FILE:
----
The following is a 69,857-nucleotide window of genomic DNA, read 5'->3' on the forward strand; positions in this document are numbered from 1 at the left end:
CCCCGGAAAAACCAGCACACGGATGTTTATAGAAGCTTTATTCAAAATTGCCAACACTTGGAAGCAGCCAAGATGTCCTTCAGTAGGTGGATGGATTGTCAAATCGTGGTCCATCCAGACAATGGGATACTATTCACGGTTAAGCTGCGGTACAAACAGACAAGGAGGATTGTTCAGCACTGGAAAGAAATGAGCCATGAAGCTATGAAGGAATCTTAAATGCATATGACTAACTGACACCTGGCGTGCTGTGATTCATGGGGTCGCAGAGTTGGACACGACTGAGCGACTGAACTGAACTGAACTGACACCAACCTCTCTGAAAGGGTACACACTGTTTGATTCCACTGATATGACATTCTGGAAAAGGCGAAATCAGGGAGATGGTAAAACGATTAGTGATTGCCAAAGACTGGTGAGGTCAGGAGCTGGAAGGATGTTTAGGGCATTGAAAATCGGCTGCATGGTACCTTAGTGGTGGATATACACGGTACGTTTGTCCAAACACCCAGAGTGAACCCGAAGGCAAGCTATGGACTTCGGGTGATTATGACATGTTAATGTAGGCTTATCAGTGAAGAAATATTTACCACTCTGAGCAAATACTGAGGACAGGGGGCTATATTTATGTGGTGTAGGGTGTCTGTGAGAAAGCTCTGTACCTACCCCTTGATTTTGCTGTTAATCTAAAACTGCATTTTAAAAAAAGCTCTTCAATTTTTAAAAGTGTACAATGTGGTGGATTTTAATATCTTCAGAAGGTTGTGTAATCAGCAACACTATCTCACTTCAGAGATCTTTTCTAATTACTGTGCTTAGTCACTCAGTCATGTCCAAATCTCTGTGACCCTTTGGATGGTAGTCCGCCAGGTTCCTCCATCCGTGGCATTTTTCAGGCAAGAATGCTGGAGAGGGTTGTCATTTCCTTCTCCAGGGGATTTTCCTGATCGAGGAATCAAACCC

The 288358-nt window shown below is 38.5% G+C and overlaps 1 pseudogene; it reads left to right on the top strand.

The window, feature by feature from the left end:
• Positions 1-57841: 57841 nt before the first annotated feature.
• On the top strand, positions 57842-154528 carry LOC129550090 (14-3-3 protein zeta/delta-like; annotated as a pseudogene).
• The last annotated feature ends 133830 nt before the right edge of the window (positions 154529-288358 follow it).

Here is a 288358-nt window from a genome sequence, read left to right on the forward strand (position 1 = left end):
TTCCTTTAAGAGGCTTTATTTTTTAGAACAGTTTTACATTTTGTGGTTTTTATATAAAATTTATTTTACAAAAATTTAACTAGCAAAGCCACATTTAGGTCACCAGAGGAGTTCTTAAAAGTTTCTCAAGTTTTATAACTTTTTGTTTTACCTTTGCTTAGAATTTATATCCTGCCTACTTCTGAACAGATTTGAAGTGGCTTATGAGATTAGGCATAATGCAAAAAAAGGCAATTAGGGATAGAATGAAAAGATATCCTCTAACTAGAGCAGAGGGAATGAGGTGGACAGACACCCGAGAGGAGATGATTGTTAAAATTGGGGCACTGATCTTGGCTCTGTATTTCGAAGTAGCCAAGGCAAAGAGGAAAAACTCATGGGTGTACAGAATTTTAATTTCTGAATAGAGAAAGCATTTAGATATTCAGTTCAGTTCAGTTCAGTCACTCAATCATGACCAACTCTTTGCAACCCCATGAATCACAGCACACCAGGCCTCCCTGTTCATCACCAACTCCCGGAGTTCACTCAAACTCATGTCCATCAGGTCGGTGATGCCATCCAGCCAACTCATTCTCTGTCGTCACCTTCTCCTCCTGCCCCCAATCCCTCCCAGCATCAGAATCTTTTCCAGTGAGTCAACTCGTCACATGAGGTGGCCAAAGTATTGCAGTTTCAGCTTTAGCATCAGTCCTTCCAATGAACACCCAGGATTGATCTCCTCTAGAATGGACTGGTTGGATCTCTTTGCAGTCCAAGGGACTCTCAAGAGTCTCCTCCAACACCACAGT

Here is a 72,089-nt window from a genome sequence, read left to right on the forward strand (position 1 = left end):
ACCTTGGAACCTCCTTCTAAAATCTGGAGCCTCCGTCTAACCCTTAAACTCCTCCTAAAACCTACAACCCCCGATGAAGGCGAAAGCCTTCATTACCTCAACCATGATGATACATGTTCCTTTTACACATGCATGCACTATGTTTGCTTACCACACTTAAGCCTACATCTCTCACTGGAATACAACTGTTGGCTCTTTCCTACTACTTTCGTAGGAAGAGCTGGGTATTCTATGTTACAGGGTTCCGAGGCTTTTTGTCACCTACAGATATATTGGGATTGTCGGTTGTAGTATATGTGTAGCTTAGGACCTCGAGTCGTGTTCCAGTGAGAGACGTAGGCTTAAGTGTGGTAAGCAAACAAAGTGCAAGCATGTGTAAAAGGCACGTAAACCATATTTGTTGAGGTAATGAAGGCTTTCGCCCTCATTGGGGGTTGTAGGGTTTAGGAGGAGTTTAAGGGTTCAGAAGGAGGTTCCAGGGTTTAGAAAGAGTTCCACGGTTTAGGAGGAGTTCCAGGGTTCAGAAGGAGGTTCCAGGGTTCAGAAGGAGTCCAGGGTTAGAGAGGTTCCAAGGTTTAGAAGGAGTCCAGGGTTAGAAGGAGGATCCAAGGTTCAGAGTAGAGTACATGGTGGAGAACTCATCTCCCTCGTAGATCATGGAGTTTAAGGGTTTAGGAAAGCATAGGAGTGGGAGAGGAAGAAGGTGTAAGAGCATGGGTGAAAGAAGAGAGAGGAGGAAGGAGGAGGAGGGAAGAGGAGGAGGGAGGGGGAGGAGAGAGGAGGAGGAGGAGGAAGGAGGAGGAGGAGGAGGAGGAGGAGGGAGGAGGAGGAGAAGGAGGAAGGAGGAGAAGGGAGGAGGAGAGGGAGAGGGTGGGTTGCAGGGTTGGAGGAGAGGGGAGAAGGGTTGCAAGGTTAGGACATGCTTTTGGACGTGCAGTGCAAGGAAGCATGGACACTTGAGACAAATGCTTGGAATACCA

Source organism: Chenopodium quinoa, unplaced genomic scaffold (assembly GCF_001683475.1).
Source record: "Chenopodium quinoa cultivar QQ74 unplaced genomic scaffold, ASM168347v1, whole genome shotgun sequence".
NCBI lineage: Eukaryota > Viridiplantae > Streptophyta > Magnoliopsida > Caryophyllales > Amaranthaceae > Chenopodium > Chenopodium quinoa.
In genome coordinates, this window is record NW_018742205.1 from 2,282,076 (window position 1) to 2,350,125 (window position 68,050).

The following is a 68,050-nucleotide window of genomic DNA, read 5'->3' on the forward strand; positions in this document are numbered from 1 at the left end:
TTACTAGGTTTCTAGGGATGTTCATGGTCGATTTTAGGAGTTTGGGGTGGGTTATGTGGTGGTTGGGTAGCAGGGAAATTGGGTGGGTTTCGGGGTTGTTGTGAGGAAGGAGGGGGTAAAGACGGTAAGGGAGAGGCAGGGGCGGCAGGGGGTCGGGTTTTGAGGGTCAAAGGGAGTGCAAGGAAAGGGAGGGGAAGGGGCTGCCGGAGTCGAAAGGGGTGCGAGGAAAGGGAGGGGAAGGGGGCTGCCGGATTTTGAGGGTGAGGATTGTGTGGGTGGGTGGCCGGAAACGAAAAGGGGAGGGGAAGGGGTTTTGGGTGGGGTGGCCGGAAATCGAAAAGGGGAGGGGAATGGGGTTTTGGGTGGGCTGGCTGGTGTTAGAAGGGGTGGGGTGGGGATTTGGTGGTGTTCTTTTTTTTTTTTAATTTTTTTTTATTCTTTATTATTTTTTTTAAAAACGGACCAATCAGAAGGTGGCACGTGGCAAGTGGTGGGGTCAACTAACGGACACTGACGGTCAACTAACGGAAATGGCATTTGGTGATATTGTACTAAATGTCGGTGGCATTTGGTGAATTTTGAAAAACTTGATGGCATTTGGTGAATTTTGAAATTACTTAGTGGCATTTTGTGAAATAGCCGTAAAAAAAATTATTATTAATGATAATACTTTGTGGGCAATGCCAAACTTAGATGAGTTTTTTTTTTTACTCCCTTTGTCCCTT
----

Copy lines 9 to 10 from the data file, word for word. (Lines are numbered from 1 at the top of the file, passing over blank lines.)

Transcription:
TTCCTTTAAGAGGCTTTATTTTTTAGAACAGTTTTACATTTTGTGGTTTTTATATAAAATTTATTTTACAAAAATTTAACTAGCAAAGCCACATTTAGGTCACCAGAGGAGTTCTTAAAAGTTTCTCAAGTTTTATAACTTTTTGTTTTACCTTTGCTTAGAATTTATATCCTGCCTACTTCTGAACAGATTTGAAGTGGCTTATGAGATTAGGCATAATGCAAAAAAAGGCAATTAGGGATAGAATGAAAAGATATCCTCTAACTAGAGCAGAGGGAATGAGGTGGACAGACACCCGAGAGGAGATGATTGTTAAAATTGGGGCACTGATCTTGGCTCTGTATTTCGAAGTAGCCAAGGCAAAGAGGAAAAACTCATGGGTGTACAGAATTTTAATTTCTGAATAGAGAAAGCATTTAGATATTCAGTTCAGTTCAGTTCAGTCACTCAATCATGACCAACTCTTTGCAACCCCATGAATCACAGCACACCAGGCCTCCCTGTTCATCACCAACTCCCGGAGTTCACTCAAACTCATGTCCATCAGGTCGGTGATGCCATCCAGCCAACTCATTCTCTGTCGTCACCTTCTCCTCCTGCCCCCAATCCCTCCCAGCATCAGAATCTTTTCCAGTGAGTCAACTCGTCACATGAGGTGGCCAAAGTATTGCAGTTTCAGCTTTAGCATCAGTCCTTCCAATGAACACCCAGGATTGATCTCCTCTAGAATGGACTGGTTGGATCTCTTTGCAGTCCAAGGGACTCTCAAGAGTCTCCTCCAACACCACAGT

Here is a 72,089-nt window from a genome sequence, read left to right on the forward strand (position 1 = left end):